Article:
The Hope of Redemption


So far in our study of Ruth, we find she converted from the pagan religions of Moab to put her full trust in the God of Israel even to the extent of leaving Moab behind and going with Ruth to live in the land of Israel. She has been gleaning in the fields of Boaz, and he notices her not for her beauty, but for her character, primarily observed in the way she treats Naomi.


By this time, though, Ruth is about to experience a cultural and spiritual challenge. Though the language, customs, lifestyles of Israel all are all strange to her after having grown up in Moab, she is learning to trust God as she and Naomi settle into a new life in Bethlehem.


In chapter 3 of the Book of Ruth, Naomi introduces to Ruth the concept of a kinsman-redeemer – a relative who, according to Jewish law, can help them financially, socially, and, if he so chooses, by levirate marriage, whereby a brother or close relative to a deceased man can marry his widow in order to bear children to carry on the family name and heritage.


Ruth understands the concept, but she finds that if she wants to have the chance of this kind of redemption, she has to be willing to take some big risks.


As the story unfolds in chapter 2, we find that Ruth continues to catch the eye of Boaz, the owner of the field in which she is working. When she tells Naomi of these attentions, Naomi thinks the time may be right to take things to the next level.

Here’s what she asks Ruth to do: Is not Boaz our relative, with whose young women you were? See, he is winnowing barley tonight at the threshing floor. Wash therefore and anoint yourself, and put on your cloak and go down to the threshing floor, but do not make yourself known to the man until he has finished eating and drinking. But when he lies down, observe the place where he lies. Then go and uncover his feet and lie down, and he will tell you what to do” (Ruth 3:2-4).


If I were Ruth, I would be thinking something like this, “What? Go to the threshing floor at night? Alone? And then lie down at the feet of a sleeping man I barely know? Really?”


But Ruth, trusting Naomi, answers in verse 5, “All that you say I will do.” That’s a lot of trust! And a pretty big risk.


She does exactly as Naomi has said, and when Boaz realizes someone is there at his feet, he asks who it is, and she answers (in verse 9), “I am Ruth, your servant. Spread your wings over your servant, for you are a redeemer.” This is an interesting phrase because Boaz had used it about Ruth when he was first getting to know her. He blessed her by saying, “The Lord repay you for what you have done, and a full reward be given you by the Lord, the God of Israel, under whose wings you have come to take refuge!” (Ruth 2: 12). He correctly saw Ruth as taking refuge in God and now she turns to him for a similar kind of protection and care.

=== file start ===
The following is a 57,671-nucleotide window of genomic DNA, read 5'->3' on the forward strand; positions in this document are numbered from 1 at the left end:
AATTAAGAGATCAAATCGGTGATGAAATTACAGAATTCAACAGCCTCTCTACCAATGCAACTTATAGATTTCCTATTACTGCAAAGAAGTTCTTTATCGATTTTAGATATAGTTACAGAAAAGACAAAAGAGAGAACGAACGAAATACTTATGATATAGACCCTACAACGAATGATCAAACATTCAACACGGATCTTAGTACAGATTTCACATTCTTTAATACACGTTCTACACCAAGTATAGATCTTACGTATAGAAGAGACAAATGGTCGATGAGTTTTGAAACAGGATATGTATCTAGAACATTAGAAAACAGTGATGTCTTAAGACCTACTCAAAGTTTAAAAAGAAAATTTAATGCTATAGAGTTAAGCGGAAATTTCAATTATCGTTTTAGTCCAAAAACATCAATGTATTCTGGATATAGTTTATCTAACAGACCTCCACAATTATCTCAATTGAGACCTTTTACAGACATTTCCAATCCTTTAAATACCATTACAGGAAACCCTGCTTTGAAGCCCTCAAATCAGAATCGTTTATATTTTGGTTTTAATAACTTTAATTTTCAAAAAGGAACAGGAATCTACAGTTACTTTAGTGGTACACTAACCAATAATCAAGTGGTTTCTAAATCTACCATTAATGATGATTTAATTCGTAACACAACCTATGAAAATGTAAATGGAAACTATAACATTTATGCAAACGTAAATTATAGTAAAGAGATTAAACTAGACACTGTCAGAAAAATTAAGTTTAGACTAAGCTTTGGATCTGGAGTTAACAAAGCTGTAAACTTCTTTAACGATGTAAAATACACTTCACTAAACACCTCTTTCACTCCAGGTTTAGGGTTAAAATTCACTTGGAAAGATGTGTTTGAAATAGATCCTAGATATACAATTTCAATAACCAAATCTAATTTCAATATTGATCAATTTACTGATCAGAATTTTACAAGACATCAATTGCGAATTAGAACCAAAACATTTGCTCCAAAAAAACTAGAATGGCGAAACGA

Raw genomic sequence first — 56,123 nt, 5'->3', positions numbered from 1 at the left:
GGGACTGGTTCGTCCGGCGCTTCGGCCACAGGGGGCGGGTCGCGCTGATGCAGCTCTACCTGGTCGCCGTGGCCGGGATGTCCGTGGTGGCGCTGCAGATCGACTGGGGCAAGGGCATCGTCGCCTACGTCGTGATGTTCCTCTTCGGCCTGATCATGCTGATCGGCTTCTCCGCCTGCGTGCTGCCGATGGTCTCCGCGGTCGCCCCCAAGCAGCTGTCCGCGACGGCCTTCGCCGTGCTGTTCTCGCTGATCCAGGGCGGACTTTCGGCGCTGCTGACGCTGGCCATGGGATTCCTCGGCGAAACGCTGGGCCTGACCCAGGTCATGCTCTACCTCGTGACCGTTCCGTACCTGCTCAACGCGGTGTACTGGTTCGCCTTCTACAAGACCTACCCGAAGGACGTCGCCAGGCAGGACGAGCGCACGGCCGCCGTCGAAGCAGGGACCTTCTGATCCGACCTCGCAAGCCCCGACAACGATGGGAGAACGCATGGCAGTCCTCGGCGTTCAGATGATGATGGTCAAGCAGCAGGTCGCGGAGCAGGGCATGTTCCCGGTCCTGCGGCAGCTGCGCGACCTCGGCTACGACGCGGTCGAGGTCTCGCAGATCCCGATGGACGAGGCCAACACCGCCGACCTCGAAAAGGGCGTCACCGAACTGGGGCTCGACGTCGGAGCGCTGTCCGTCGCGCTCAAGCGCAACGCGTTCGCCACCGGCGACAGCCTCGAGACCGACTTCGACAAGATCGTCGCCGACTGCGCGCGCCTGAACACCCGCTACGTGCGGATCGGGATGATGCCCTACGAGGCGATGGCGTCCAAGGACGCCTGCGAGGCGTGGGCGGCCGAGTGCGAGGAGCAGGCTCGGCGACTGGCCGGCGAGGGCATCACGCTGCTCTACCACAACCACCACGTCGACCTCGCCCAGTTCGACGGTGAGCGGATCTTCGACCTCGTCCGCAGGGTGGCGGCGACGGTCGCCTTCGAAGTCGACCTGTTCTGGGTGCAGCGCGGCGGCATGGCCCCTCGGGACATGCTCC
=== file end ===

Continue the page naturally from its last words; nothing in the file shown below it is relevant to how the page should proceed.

In short, she really is proposing marriage. Another risk for sure! Fortunately, though, Boaz is pleased with her proposal and pledges to clear the way to make it possible for the two of them to get married. I bet Ruth breathed a deep sigh of relief!


How are we doing when it comes to being willing to take risks in order to follow God’s plan for our lives? Pastor and author John Ortberg says, “The decision to grow always involves a choice between risk and comfort. This means that to be a follower of Jesus, you must renounce comfort as the ultimate value of your life.”


Are we open to letting God take us out of our comfort zones so he can change us?


Think about your life. What risk might God be asking you to take?


· It may involve making the first move in fixing a broken relationship.


· It may be sharing your faith with someone who doesn’t really understand what it means to relate to God.

· Maybe it’s giving up a hurt you’ve nursed for years now by forgiving someone who doesn’t deserve it.

· Maybe it’s letting go of a lie you’ve been telling yourself and yielding instead to God’s truth.


· It might mean changing jobs, or houses, or giving up a lifestyle you’ve become accustomed to.


· It might mean giving up habits that tear you down rather than build you up.


· Maybe it’s taking on a role in the Christian community, serving in ways you’ve never done before.

If God is leading, obeying him is really no risk at all! He knows the steps we must take to reap the rewards of a life well-lived – a life of purpose, fulfillment, and joy. We won’t get there by sitting still. Ruth chose to risk everything to follow God and we are going to find that she is greatly rewarded and blessed because of that decision. We don’t want to do less!


“I have learned that faith means trusting in advance what will make sense only in reverse.”

– Phillip Yancey

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